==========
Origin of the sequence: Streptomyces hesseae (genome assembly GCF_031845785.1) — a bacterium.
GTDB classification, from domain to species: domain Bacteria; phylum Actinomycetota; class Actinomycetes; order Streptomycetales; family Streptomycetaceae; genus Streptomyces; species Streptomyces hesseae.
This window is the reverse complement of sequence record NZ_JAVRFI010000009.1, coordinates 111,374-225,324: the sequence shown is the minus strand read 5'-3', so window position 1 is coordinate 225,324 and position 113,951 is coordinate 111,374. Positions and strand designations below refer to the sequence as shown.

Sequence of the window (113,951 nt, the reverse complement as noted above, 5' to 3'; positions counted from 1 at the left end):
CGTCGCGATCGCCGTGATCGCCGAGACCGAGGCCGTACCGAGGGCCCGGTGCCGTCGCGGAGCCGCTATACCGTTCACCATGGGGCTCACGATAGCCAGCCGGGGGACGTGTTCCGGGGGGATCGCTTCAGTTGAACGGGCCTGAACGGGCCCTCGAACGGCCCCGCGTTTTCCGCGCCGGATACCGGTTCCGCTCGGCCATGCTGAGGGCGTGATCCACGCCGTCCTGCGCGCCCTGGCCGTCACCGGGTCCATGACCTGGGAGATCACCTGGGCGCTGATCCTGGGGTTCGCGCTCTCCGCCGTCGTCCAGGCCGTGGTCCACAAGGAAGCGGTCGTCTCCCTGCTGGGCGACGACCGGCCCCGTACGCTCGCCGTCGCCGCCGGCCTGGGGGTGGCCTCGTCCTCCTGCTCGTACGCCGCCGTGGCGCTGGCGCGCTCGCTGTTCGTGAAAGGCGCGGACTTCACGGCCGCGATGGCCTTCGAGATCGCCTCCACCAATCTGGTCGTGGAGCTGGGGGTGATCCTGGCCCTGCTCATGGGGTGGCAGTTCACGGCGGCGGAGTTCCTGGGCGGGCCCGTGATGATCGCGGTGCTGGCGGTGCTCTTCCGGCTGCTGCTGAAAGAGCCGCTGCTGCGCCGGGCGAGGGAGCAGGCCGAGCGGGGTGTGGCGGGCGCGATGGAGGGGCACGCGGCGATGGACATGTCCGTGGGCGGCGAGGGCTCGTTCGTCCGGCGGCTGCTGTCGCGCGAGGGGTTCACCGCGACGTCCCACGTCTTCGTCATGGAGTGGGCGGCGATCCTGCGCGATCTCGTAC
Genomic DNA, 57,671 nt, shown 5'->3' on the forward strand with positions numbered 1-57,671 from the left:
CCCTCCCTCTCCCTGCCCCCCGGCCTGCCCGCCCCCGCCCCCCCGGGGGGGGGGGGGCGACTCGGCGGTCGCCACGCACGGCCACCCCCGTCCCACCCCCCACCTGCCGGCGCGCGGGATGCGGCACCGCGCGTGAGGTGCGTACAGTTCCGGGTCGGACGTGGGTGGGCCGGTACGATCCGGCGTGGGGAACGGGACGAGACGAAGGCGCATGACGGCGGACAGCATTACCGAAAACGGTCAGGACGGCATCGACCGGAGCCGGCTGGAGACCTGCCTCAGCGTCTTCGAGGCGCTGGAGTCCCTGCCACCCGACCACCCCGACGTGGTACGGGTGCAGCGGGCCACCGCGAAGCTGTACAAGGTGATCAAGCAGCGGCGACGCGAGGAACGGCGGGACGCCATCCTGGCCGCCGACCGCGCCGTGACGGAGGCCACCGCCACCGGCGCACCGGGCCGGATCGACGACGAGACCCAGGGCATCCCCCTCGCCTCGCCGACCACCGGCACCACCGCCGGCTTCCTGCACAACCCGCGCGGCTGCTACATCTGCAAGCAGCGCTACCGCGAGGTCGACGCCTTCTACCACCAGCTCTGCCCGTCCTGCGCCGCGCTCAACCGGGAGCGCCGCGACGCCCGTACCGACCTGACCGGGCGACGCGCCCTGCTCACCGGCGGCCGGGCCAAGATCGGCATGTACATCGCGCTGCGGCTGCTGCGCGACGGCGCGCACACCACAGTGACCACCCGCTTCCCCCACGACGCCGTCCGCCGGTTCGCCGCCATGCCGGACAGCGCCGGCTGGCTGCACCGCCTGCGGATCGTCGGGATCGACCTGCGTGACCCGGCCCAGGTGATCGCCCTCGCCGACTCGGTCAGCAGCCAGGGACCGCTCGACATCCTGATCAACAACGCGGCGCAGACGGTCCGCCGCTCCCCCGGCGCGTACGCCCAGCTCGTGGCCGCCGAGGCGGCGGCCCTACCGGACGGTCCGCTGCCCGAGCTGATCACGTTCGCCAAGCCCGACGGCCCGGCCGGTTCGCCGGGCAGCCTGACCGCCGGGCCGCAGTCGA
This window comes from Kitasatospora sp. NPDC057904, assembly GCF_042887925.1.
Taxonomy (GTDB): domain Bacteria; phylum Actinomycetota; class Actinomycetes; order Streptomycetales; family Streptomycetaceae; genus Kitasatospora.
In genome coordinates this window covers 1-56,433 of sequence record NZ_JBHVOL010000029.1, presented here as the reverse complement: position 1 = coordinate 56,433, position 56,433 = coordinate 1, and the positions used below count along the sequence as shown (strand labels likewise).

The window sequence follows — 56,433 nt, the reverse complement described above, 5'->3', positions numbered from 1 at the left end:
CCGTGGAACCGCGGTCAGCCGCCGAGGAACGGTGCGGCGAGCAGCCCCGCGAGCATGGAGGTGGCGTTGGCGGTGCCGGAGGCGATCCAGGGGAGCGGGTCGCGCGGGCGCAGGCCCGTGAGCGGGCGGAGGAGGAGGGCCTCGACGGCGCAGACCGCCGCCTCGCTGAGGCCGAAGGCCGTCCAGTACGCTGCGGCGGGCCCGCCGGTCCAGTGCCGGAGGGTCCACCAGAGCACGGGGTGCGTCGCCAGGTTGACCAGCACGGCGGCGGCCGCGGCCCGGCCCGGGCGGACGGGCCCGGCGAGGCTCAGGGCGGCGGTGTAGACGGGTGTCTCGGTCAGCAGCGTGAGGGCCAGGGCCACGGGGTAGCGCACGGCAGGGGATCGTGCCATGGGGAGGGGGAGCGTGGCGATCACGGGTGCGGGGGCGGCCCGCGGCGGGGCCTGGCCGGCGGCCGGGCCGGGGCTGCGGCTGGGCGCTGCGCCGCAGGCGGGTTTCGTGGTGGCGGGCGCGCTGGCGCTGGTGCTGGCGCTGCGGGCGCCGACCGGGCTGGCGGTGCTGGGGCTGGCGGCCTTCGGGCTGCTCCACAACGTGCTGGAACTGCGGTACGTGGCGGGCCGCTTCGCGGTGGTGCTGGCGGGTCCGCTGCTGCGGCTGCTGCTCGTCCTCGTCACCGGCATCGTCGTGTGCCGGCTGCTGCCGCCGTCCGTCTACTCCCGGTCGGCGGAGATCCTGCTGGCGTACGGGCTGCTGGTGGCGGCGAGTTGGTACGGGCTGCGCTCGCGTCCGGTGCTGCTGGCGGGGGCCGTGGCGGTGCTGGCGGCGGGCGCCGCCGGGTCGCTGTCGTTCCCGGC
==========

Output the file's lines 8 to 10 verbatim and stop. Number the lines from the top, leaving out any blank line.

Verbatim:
This window comes from Kitasatospora sp. NPDC057904, assembly GCF_042887925.1.
Taxonomy (GTDB): domain Bacteria; phylum Actinomycetota; class Actinomycetes; order Streptomycetales; family Streptomycetaceae; genus Kitasatospora.
In genome coordinates this window covers 1-56,433 of sequence record NZ_JBHVOL010000029.1, presented here as the reverse complement: position 1 = coordinate 56,433, position 56,433 = coordinate 1, and the positions used below count along the sequence as shown (strand labels likewise).